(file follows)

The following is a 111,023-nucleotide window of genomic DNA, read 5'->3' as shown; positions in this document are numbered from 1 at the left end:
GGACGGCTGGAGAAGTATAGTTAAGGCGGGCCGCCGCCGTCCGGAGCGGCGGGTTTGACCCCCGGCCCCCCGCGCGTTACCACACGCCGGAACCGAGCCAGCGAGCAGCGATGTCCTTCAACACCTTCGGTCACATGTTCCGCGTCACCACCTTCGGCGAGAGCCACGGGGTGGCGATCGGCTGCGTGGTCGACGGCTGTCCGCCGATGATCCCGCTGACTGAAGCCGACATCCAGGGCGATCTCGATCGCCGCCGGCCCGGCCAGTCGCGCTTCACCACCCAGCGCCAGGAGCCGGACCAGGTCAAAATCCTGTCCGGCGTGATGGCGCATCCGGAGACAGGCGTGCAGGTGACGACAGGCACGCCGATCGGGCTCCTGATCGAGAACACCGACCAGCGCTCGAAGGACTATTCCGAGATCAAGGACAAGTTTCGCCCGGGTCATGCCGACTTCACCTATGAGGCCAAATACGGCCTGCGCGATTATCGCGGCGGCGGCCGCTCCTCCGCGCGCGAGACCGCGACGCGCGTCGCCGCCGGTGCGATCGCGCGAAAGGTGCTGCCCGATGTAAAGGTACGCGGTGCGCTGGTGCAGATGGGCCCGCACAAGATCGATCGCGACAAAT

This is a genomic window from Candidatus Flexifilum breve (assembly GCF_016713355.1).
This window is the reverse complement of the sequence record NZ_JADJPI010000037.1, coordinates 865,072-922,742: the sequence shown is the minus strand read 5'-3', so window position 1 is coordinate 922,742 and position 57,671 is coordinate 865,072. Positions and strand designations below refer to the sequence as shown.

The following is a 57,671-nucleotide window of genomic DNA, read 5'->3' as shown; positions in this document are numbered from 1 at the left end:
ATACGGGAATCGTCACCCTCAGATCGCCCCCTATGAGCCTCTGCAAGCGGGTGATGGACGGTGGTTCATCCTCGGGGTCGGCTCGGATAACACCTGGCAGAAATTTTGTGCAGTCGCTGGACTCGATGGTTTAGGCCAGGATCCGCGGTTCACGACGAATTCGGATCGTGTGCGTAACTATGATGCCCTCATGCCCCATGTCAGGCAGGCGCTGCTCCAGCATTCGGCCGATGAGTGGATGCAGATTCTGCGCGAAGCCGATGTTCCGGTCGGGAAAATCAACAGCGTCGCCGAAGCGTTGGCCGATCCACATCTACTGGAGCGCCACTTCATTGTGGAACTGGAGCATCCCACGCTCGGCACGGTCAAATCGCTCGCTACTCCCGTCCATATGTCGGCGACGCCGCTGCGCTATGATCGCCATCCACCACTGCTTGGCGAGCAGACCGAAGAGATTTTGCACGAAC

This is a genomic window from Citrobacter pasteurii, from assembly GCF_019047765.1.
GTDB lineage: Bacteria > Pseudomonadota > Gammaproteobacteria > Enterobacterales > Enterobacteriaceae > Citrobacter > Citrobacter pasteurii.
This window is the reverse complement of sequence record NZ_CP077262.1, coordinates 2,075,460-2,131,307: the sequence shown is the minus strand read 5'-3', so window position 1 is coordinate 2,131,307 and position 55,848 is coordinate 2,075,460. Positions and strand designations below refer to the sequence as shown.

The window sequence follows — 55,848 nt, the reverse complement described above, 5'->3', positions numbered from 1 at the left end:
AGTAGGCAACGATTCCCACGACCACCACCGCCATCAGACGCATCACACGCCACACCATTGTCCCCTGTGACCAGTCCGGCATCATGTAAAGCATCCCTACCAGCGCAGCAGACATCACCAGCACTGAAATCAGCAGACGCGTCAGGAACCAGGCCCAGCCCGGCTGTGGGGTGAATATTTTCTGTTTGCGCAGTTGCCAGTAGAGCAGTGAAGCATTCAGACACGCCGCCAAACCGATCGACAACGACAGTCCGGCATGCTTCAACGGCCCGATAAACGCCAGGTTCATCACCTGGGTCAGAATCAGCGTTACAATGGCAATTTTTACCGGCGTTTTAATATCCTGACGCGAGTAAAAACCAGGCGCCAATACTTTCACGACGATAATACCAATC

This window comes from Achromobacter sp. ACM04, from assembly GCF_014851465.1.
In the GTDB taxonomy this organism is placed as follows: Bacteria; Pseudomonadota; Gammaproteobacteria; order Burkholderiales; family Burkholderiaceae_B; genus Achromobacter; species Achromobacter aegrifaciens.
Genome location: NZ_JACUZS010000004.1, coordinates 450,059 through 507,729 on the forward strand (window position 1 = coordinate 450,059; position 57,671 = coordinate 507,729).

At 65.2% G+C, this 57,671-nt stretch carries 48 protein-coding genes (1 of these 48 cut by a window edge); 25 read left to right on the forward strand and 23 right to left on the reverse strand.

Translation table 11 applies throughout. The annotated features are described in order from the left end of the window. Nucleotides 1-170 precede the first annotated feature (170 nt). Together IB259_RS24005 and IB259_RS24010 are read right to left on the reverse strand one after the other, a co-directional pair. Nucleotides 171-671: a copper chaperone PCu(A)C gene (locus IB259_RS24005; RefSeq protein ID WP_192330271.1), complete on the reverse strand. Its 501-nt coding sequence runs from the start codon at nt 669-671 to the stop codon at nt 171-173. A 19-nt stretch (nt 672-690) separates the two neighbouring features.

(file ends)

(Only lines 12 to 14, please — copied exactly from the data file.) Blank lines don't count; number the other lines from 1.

This window comes from Achromobacter sp. ACM04, from assembly GCF_014851465.1.
In the GTDB taxonomy this organism is placed as follows: Bacteria; Pseudomonadota; Gammaproteobacteria; order Burkholderiales; family Burkholderiaceae_B; genus Achromobacter; species Achromobacter aegrifaciens.
Genome location: NZ_JACUZS010000004.1, coordinates 450,059 through 507,729 on the forward strand (window position 1 = coordinate 450,059; position 57,671 = coordinate 507,729).